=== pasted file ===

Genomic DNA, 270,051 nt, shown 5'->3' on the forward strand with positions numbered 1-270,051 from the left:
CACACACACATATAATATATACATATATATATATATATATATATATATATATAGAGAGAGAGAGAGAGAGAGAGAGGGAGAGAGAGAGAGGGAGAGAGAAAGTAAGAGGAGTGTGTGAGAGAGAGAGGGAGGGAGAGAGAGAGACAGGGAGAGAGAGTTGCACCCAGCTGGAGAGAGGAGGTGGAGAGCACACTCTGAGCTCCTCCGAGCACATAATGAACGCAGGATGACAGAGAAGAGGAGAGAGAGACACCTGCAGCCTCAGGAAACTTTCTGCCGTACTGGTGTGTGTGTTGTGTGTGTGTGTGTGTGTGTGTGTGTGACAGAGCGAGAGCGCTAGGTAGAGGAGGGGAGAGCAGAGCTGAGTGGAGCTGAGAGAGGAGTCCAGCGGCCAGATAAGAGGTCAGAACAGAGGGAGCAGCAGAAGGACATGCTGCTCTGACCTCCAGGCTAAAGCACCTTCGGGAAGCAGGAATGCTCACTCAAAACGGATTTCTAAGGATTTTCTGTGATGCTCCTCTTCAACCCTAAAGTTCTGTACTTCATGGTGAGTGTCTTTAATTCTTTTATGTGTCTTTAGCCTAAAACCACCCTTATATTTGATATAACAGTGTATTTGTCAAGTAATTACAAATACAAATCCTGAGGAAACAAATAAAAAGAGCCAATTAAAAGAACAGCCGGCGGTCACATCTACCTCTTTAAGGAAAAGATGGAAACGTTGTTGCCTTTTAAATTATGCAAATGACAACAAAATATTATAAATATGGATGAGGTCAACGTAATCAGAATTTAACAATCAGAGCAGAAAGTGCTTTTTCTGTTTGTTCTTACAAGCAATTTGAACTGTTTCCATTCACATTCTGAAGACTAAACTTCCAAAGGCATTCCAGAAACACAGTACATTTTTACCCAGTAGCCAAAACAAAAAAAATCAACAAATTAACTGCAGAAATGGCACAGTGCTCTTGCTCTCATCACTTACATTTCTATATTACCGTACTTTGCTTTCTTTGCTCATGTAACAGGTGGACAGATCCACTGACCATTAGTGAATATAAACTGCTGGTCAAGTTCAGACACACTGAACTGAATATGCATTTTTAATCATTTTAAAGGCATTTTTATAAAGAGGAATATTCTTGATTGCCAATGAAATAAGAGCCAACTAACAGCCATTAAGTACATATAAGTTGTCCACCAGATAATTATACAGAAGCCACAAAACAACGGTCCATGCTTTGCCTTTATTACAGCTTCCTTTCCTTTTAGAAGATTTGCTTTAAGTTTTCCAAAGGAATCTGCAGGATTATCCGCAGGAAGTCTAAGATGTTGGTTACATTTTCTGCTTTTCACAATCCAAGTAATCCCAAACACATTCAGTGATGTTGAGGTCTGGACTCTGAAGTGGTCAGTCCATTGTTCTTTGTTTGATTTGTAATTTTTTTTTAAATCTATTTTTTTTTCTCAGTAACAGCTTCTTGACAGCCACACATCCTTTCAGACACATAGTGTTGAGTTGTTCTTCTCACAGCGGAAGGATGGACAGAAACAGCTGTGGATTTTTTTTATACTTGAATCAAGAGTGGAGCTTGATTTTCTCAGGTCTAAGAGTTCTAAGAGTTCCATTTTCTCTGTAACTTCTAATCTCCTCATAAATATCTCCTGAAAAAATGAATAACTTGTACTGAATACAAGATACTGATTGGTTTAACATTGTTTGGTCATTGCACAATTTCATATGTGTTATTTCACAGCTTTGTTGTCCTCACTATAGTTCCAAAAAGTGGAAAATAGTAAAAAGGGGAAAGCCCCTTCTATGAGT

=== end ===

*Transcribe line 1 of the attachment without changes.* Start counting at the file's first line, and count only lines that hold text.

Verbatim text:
Genomic DNA, 270,051 nt, shown 5'->3' on the forward strand with positions numbered 1-270,051 from the left: